Manitoba politician hopes to leave legislature for House of Commons

WINNIPEG — A Manitoba Liberal is hoping to leave her seat in the provincial legislature for one in the House of Commons.

Judy Klassen is seeking the federal Liberal nomination in Churchill-Keewatinook Aski, which has been held by New Democrat Niki Ashton since 2008. Klassen's provincial constituency of Keewatinook covers a portion of the northern Manitoba federal riding.

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Klassen, who was first elected in 2016, says she wants to move to federal politics to help ensure Prime Minister Justin Trudeau's work goes forward.

"The investments that the federal government has made in the north have really greatly impacted my communities and I want to ensure that continues," Klassen said Thursday. She pointed to new schools in First Nations communities and a rescue package for the rail line to Churchill, a town with no road access to the outside world.

Klassen's potential move could put into question the Manitoba Liberal Party's status in the legislature. The Liberals have four seats, the minimum required for official party status, which brings funding for staff and guaranteed time in question period and on committees.

Klassen said even if she wins the federal nomination, she plans to hang on to her provincial seat until the campaign for the Oct. 21 federal election gets underway.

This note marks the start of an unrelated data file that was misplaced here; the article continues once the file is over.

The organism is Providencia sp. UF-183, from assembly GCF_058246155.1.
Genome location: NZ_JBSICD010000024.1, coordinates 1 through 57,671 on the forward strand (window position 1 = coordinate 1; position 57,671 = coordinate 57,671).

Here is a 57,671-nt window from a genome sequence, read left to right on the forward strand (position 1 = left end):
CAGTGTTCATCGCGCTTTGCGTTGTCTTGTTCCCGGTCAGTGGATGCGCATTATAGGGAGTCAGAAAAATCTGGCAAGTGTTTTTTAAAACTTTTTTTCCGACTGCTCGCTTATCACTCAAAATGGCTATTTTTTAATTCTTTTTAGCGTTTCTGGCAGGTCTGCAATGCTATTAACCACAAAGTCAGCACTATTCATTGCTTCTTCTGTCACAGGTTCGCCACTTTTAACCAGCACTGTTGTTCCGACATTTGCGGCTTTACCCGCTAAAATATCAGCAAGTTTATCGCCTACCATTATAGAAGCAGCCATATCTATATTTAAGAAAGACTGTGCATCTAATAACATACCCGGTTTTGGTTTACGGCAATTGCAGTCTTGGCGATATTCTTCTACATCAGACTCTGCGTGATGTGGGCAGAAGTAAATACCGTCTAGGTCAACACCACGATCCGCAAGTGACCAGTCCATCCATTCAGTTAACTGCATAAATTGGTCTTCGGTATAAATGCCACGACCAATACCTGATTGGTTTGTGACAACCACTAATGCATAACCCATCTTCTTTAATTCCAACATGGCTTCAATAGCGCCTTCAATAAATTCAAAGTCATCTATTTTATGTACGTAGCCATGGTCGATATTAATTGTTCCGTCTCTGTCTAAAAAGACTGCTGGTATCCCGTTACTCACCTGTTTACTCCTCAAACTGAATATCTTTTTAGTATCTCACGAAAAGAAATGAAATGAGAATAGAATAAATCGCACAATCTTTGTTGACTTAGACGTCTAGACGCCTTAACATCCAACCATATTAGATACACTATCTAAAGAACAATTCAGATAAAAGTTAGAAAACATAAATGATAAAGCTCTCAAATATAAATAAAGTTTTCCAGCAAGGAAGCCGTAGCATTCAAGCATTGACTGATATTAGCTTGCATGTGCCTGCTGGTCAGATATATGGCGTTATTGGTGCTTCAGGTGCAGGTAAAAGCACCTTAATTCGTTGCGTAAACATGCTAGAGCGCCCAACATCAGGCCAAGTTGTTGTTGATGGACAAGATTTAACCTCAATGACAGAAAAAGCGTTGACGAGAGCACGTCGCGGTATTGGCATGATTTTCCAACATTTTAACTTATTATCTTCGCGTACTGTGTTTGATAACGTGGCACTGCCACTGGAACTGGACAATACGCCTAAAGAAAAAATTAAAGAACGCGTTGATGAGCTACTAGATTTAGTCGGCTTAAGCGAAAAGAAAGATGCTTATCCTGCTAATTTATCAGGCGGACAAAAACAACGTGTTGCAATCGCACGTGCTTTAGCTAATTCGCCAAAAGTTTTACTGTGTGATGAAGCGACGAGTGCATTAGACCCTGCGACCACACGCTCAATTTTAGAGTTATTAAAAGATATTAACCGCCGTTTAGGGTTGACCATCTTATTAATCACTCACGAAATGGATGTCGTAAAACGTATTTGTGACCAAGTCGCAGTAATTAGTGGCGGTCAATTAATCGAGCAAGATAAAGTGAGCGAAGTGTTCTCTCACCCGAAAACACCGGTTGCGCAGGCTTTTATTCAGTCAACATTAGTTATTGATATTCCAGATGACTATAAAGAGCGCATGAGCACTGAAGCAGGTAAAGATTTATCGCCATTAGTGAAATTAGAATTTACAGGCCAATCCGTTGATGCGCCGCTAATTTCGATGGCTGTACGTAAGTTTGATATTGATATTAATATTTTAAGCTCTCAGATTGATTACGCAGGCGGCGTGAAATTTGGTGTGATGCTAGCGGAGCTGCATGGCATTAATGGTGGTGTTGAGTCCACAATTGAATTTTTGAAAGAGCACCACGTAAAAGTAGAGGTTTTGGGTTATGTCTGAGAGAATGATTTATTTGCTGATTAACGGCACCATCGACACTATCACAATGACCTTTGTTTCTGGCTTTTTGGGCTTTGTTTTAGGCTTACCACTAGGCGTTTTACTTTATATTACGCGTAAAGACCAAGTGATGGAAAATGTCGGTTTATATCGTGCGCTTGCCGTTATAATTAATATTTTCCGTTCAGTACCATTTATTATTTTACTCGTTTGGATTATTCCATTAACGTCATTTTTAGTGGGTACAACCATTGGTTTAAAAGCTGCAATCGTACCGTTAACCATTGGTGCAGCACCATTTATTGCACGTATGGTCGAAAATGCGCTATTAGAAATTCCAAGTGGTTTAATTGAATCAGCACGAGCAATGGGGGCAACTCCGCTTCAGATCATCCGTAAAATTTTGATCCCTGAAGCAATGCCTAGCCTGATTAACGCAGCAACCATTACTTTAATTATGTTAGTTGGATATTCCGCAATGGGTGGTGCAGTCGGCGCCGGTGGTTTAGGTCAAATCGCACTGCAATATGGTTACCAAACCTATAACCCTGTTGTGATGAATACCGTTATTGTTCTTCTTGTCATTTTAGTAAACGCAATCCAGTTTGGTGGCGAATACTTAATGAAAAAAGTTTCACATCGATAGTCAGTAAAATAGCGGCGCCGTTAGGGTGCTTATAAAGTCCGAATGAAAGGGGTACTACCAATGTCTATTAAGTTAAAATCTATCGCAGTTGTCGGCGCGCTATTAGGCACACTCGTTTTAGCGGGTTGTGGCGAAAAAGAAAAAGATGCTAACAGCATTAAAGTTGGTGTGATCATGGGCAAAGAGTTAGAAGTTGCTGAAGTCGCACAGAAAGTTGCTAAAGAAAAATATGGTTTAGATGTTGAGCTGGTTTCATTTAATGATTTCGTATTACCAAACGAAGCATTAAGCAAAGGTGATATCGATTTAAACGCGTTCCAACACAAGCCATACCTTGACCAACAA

She also plans to be renominated as the Liberal candidate in her constituency at an April 24 party meeting. There are no challengers at this time.

Manitoba Premier Brian Pallister has hinted for months he may call an election this year in advance of the scheduled date of Oct. 6, 2020.

With the timing of the provincial vote up in the air, Klassen suggested she can serve both as a provincial politician and prospective federal candidate at the same time.

"We're going to wait until Pallister calls the election and then we'll dive into that issue."

Manitoba Liberal Leader Dougald Lamont said he supports Klassen's move and is not concerned that she may be nominated at both levels at the same time.

"Because we don't actually know when the provincial election is going to be, we're going to have to see what happens when it happens," he said.

Lamont also said he is not worried the provincial Liberals might lose official party status.

"We're going to have official party status going into this (provincial) election, because I think there's going to be an election this summer."

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